Most problems in fusing are caused by rushing the firing. The glass must heat slowly during the critical temperature range of 100 – 500 degrees F.
The second critical temperature range is annealing, which is the cooling range of 950 – 750 degrees F average. Cool the glass slowly in this range so the stress in the glass will have time to dissipate.
If you become impatient after the glass has fused and you crack open the lid of the kiln for a few seconds to peek inside, you may hear a “ping,” which is the sound of glass cracking. Avoid the temptation to open the lid. Wait until the kiln has cooled to room temperature. Some artists schedule their fusing so that it is completed before they go to bed. That way they will be asleep while the glass cools and they won’t be tempted to open the lid.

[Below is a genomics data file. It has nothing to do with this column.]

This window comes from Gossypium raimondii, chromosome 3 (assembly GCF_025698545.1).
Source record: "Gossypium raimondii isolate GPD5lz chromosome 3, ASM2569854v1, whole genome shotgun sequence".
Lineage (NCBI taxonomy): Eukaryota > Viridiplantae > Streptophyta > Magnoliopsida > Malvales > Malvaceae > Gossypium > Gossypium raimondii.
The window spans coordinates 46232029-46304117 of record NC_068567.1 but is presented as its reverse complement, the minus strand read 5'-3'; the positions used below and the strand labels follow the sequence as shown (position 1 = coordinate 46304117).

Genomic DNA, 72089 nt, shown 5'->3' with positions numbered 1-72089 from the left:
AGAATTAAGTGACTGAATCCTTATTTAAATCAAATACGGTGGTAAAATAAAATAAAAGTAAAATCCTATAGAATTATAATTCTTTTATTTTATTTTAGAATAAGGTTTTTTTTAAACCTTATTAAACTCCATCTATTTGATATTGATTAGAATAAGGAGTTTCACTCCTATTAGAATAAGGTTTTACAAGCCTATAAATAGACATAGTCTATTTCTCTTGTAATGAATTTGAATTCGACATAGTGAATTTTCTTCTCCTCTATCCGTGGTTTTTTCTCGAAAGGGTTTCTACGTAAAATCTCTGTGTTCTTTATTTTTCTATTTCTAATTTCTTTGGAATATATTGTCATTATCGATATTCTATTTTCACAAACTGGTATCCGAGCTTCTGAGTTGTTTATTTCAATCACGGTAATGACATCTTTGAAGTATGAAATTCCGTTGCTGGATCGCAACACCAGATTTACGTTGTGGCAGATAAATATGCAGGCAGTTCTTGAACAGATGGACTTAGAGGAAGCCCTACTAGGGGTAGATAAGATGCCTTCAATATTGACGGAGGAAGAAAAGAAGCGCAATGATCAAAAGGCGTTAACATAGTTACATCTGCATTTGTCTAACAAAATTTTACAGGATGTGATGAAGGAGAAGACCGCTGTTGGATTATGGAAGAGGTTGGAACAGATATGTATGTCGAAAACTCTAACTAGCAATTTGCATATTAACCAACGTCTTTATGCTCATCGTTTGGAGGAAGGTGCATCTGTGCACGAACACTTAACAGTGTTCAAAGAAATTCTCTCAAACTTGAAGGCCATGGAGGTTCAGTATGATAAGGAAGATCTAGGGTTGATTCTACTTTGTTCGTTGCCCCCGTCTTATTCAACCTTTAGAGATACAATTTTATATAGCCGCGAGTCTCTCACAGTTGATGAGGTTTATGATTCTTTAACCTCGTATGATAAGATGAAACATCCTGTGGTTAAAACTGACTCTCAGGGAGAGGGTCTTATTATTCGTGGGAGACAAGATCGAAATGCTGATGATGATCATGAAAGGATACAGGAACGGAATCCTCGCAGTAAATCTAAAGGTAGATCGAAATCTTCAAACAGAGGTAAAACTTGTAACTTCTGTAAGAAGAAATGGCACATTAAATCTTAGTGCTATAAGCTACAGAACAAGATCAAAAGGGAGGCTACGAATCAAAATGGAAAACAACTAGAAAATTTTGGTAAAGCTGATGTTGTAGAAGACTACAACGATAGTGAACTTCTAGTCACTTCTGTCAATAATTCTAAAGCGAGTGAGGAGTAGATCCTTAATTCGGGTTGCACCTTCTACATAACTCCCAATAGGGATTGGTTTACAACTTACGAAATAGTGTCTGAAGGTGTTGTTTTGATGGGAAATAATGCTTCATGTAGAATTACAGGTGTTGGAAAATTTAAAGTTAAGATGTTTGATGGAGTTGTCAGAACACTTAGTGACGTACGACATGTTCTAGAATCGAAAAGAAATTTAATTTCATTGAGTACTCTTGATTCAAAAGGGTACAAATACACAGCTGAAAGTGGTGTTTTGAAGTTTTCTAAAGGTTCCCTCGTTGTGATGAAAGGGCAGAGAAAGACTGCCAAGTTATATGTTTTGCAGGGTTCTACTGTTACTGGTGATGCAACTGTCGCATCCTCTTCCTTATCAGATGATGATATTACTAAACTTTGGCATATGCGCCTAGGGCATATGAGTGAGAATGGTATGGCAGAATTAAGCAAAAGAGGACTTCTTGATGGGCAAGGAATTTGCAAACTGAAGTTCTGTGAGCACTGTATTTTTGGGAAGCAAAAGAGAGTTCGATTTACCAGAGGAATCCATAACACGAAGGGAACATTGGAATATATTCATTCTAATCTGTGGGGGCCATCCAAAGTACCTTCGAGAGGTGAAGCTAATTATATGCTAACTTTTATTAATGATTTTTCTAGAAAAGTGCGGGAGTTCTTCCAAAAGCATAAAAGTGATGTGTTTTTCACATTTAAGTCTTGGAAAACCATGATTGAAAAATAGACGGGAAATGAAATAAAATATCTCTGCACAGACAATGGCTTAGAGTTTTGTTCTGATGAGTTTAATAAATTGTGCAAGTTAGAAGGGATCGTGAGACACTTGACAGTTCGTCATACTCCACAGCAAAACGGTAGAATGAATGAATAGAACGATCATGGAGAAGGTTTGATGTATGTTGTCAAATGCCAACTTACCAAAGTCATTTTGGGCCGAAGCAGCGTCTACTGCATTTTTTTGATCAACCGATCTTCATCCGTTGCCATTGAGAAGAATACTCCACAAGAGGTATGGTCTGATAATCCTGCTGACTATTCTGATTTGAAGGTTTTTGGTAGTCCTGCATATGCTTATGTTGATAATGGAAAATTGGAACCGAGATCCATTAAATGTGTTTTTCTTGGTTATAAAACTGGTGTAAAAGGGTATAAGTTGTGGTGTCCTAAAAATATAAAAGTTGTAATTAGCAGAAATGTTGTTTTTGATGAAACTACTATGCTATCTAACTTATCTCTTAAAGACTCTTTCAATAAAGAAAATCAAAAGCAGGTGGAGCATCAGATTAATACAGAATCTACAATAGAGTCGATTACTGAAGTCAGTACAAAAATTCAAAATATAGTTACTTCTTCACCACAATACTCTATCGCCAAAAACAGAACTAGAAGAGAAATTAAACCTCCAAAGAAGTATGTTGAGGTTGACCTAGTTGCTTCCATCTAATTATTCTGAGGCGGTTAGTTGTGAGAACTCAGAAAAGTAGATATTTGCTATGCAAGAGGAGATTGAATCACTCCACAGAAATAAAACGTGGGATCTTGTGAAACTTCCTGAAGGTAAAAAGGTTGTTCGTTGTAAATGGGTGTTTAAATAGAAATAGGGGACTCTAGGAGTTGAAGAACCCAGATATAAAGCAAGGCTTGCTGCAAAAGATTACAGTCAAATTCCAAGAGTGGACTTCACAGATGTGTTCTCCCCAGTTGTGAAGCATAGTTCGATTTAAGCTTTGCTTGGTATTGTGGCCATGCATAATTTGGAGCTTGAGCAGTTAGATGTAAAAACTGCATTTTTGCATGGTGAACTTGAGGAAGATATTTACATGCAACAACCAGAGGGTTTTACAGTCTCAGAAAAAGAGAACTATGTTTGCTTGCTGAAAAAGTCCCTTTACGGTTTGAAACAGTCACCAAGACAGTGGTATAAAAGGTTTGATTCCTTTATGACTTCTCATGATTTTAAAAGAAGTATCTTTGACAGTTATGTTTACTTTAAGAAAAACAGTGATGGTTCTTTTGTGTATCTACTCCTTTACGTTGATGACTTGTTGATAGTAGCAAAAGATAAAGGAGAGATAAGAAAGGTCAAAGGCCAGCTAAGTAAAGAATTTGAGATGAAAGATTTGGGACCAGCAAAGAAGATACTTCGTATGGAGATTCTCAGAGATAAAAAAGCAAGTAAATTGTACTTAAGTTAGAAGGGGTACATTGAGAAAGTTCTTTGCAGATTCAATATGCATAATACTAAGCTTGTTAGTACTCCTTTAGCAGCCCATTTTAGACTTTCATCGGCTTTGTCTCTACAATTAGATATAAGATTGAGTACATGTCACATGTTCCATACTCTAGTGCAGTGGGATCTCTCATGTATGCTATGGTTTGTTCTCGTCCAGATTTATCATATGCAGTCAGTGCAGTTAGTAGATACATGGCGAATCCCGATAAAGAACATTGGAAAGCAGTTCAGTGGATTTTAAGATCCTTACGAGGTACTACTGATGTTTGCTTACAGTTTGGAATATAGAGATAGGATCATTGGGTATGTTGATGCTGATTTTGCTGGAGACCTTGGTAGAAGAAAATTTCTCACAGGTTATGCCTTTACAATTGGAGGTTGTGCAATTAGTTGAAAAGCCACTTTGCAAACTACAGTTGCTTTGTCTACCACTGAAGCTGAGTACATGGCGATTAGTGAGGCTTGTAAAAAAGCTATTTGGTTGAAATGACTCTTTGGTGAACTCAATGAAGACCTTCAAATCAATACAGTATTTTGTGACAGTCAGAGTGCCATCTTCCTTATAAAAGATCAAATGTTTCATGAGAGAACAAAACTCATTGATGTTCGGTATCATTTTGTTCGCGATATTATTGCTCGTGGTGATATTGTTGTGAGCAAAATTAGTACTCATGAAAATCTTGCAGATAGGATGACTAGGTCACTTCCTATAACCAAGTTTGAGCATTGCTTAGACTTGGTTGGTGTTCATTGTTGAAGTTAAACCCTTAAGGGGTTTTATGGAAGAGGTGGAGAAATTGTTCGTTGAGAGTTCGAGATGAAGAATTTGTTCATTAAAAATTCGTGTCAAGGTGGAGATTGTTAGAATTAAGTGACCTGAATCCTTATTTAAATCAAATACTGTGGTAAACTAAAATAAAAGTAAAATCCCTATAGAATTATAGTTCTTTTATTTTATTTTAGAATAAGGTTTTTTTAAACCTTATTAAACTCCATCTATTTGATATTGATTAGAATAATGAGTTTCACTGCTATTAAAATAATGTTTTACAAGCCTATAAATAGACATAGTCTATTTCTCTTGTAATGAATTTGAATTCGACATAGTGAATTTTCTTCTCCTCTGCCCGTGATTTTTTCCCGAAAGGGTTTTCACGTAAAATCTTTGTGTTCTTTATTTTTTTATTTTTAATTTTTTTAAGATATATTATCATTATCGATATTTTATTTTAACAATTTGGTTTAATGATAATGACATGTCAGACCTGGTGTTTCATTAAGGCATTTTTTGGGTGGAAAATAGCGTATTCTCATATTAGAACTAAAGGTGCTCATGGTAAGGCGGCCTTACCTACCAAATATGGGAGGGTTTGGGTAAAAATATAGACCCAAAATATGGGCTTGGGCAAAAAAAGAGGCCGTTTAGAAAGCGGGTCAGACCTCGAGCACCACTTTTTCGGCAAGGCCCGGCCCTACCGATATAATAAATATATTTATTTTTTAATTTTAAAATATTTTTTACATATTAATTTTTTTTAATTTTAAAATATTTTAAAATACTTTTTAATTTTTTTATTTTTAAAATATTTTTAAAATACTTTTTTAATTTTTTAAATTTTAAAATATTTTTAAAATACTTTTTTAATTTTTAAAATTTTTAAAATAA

After each firing, examine the shelf. Recoat if the kiln wash is chipped. When glass sticks to a bare section of the shelf, the glass cracks.
If the cracks appear along the edge lines of glass pieces that are fused together, then the cracking may be due to incompatible glass. This may happen if you fuse different brands of glass.
If the edges of cracks are rounded, then the glass probably cracked as it heated up. If the edges of cracks are sharp, then the glass probably cracked during cooling.